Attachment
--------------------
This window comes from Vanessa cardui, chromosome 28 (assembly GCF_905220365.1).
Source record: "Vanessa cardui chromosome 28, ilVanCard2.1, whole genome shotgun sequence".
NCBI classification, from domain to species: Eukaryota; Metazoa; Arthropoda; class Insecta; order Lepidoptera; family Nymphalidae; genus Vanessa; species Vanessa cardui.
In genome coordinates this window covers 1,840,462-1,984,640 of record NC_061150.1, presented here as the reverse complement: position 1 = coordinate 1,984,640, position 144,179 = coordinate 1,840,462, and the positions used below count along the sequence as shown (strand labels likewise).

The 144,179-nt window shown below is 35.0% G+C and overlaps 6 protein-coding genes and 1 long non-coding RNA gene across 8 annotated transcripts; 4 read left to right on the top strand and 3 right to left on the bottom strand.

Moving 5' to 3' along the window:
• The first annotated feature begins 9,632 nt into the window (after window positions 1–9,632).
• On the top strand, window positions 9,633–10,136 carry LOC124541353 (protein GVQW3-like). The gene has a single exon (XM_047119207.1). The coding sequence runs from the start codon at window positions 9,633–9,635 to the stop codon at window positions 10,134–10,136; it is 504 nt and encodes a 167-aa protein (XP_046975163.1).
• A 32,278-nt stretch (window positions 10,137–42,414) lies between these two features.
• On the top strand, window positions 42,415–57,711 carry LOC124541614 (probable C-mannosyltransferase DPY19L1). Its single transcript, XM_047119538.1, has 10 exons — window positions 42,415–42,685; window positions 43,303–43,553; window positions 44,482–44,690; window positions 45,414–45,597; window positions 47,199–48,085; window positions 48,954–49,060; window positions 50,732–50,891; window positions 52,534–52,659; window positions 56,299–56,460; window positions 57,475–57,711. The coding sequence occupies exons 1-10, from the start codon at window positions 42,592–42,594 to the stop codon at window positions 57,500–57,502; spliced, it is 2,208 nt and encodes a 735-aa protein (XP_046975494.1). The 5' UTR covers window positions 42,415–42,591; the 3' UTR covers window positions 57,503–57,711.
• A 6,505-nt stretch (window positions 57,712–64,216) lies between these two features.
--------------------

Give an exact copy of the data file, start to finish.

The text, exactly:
This window comes from Vanessa cardui, chromosome 28 (assembly GCF_905220365.1).
Source record: "Vanessa cardui chromosome 28, ilVanCard2.1, whole genome shotgun sequence".
NCBI classification, from domain to species: Eukaryota; Metazoa; Arthropoda; class Insecta; order Lepidoptera; family Nymphalidae; genus Vanessa; species Vanessa cardui.
In genome coordinates this window covers 1,840,462-1,984,640 of record NC_061150.1, presented here as the reverse complement: position 1 = coordinate 1,984,640, position 144,179 = coordinate 1,840,462, and the positions used below count along the sequence as shown (strand labels likewise).

The 144,179-nt window shown below is 35.0% G+C and overlaps 6 protein-coding genes and 1 long non-coding RNA gene across 8 annotated transcripts; 4 read left to right on the top strand and 3 right to left on the bottom strand.

Moving 5' to 3' along the window:
• The first annotated feature begins 9,632 nt into the window (after window positions 1–9,632).
• On the top strand, window positions 9,633–10,136 carry LOC124541353 (protein GVQW3-like). The gene has a single exon (XM_047119207.1). The coding sequence runs from the start codon at window positions 9,633–9,635 to the stop codon at window positions 10,134–10,136; it is 504 nt and encodes a 167-aa protein (XP_046975163.1).
• A 32,278-nt stretch (window positions 10,137–42,414) lies between these two features.
• On the top strand, window positions 42,415–57,711 carry LOC124541614 (probable C-mannosyltransferase DPY19L1). Its single transcript, XM_047119538.1, has 10 exons — window positions 42,415–42,685; window positions 43,303–43,553; window positions 44,482–44,690; window positions 45,414–45,597; window positions 47,199–48,085; window positions 48,954–49,060; window positions 50,732–50,891; window positions 52,534–52,659; window positions 56,299–56,460; window positions 57,475–57,711. The coding sequence occupies exons 1-10, from the start codon at window positions 42,592–42,594 to the stop codon at window positions 57,500–57,502; spliced, it is 2,208 nt and encodes a 735-aa protein (XP_046975494.1). The 5' UTR covers window positions 42,415–42,591; the 3' UTR covers window positions 57,503–57,711.
• A 6,505-nt stretch (window positions 57,712–64,216) lies between these two features.